'It has become clear that understanding the Martian atmosphere will be as complex a challenge as comprehending Earth's. This volume contains chapters exploring the observation history, energy budget, clouds, boundary layer, mesoscale meteorology, global circulation, photochemistry, and ionosphere, as well as the planet's dust, water, and carbon dioxide cycles. Additional chapters examine Mars's fascinating climate history, ranging from planetary formation to the most recent centuries. Most interesting to non-specialists may be the climate history, which suggests Mars once resembled Earth with a thick atmosphere, abundant precipitation and ground water, and possibly an ocean. For this reason, early Mars was presumably friendlier to possible life than the frigid, desiccated surface - with atmospheric pressure less than 1 percent of Earth's - that we see now. … Recommended. Upper-division undergraduate students through faculty.' M. K. Cleaveland, Choice

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    Product details

    • Date Published: June 2017
    • format: Hardback
    • isbn: 9781107016187
    • length: 588 pages
    • dimensions: 282 x 227 x 32 mm
    • weight: 1.91kg
    • contains: 298 b/w illus. 29 tables
    • availability: Available
  • Table of Contents

    1. Introduction Robert M. Haberle, R. Todd Clancy, François Forget, Michael D. Smith and Richard W. Zurek
    2. Understanding Mars and its atmosphere Richard W. Zurek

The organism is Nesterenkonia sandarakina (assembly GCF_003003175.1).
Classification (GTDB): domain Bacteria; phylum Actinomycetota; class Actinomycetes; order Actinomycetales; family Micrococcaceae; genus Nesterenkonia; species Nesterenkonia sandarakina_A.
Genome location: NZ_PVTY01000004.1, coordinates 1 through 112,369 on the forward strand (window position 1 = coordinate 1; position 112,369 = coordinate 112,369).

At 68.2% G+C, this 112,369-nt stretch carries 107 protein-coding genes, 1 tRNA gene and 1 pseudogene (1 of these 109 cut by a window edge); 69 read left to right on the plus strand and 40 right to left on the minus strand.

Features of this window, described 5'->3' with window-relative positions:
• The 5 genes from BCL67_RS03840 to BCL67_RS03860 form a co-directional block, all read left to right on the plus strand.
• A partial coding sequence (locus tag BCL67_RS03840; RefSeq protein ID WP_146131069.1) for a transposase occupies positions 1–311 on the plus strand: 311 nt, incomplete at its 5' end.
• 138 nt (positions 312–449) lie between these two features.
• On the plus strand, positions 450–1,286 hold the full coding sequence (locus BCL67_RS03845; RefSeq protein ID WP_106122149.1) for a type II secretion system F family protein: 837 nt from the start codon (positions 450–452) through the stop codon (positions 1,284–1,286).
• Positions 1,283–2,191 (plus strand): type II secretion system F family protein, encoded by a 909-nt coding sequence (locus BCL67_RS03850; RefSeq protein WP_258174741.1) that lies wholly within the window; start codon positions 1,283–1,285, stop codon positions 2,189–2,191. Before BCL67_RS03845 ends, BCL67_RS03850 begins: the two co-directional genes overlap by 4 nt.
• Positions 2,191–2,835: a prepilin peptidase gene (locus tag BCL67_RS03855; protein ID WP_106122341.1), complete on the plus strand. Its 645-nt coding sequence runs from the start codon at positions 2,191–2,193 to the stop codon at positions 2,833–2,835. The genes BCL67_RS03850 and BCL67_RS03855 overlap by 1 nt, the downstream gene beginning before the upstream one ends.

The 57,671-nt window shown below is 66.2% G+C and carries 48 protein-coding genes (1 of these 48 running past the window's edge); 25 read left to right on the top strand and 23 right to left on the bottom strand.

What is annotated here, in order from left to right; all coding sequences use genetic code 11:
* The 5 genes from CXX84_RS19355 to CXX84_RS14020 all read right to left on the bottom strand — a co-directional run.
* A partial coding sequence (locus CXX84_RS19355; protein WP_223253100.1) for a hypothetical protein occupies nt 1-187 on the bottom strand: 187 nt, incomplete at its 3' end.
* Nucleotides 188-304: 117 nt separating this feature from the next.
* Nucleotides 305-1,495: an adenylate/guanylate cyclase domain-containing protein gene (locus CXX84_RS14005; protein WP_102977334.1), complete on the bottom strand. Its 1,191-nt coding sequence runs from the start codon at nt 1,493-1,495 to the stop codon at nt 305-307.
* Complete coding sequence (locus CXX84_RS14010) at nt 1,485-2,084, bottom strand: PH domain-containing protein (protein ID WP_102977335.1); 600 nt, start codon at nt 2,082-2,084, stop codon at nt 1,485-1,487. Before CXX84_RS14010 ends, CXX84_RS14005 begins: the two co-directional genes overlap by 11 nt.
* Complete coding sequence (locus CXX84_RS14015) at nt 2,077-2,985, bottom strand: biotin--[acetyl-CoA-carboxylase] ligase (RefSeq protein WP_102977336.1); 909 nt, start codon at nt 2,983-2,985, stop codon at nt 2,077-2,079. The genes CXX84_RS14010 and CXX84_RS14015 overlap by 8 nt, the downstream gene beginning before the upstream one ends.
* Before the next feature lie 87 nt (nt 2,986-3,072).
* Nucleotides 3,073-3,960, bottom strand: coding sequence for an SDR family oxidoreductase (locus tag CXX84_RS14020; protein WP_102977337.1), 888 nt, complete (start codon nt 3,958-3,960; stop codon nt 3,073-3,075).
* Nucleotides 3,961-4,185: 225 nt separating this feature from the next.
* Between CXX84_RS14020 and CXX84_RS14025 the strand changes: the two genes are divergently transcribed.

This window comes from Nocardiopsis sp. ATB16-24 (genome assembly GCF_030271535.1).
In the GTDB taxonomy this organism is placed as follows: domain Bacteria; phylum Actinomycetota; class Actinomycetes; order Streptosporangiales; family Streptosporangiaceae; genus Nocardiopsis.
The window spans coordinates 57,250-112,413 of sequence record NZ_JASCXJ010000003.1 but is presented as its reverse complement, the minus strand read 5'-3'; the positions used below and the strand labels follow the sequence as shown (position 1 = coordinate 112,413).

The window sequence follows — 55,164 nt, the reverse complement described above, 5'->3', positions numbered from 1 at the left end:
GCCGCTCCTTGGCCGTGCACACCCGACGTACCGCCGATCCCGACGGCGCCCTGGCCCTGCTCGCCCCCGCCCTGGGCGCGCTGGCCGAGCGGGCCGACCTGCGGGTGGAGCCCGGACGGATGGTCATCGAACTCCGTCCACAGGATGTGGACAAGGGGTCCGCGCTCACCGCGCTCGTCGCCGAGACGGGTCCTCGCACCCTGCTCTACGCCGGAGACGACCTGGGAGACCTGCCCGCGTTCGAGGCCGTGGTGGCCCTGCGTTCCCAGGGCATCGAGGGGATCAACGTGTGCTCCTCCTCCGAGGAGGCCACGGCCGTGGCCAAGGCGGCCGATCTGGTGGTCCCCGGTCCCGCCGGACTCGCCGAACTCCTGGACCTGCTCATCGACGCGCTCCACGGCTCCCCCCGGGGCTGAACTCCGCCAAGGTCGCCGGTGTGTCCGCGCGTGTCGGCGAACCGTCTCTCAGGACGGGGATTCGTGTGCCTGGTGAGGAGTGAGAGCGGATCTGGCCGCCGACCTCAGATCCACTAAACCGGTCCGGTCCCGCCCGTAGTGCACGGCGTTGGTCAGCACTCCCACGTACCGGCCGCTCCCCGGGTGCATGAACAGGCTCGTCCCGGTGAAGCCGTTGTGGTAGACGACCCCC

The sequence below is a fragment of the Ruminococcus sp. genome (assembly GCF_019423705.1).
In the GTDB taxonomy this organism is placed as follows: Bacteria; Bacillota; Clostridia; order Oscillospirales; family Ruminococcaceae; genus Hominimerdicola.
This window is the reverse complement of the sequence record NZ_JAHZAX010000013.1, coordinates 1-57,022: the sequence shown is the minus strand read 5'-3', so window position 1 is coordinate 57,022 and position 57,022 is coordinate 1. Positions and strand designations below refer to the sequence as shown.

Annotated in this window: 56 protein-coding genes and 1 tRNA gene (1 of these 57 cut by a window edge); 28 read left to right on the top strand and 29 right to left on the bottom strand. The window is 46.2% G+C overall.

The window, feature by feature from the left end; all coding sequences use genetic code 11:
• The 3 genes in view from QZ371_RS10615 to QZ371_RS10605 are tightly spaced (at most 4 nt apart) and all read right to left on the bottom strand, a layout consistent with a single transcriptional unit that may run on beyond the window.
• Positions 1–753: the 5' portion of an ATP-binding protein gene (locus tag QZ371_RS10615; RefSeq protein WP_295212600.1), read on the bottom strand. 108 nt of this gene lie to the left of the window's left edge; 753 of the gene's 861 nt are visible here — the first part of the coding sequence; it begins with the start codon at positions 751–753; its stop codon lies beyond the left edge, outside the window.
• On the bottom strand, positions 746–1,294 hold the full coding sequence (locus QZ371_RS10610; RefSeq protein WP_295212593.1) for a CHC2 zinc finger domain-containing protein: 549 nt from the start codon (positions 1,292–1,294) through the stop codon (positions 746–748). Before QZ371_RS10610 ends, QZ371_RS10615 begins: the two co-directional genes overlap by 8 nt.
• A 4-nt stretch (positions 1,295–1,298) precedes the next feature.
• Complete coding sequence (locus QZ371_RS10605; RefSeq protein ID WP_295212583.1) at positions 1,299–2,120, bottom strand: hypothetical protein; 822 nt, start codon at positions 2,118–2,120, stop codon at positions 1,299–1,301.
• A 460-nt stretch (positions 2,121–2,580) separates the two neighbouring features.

3. History of Mars atmosphere observations Philip B. James, Philip R. Christensen, R. Todd Clancy, Mark T. Lemmon and Paul Withers
    4. Thermal structure and composition Michael D. Smith, Stephen Bougher, Thérèse Encrenaz, François Forget and Armin Kleinböhl
    5. Mars clouds R. Todd Clancy, Franck Montmessin, Jennifer Benson, Frank Daerden, Anthony Colaprete and Michael J. Wolff
    6. Radiative process: techniques and applications Michael J. Wolff, Miguel Lopéz-Valverde, Jean-Baptiste Madeleine, R. John Wilson, Michael D. Smith, Thierry Fouchet and Gregory T. Delory
    7. The Martian planetary boundary layer Peter L. Read, Boris Galperin, Søren E. Larsen, Stephen R. Lewis, Anni Määttänen, Arakel Petrosyan, Nilton Renno, Hannu Savijärvi, Tero Siili, Aymeric Spiga, Anthony Toigo and Luis Vázquez
    8. Mesoscale meteorology Scot C. R. Rafkin, Aymeric Spiga and Timothy I. Michaels
    9. The global circulation Jeffrey R. Barnes, Robert M. Haberle, R. John Wilson, Stephen R. Lewis, James R. Murphy and Peter L. Read
    10. The Mars dust cycle Melinda A. Kahre, James R. Murphy, Claire E. Newman, R. John Wilson, Bruce A. Cantor, Mark T. Lemmon and Michael J. Wolff
    11. The water cycle Frank Montmessin, Michael D. Smith, Yves Langevin, Michael T. Mellon and Anna Federova
    12. The CO2 cycle Timothy N. Titus, Shane Byrne, Anthony Colaprete, François Forget, Timothy I. Michaels and Thomas H. Prettyman
    13. Atmospheric photochemistry Franck Lefèvre and Vladimir Krasnoplosky
    14. Upper neutral atmosphere and ionosphere Stephen W. Bougher, David A. Brain, Jane L. Fox, Francisco Gonzalez-Galindo, C. Simon-Welund and Paul Withers
    15. Solar wind interaction and atmospheric escape David A. Brain, Sergey Barabash, Stephen W. Bougher, Firat Duru, Bruce M. Jakosky and Ronan Modolo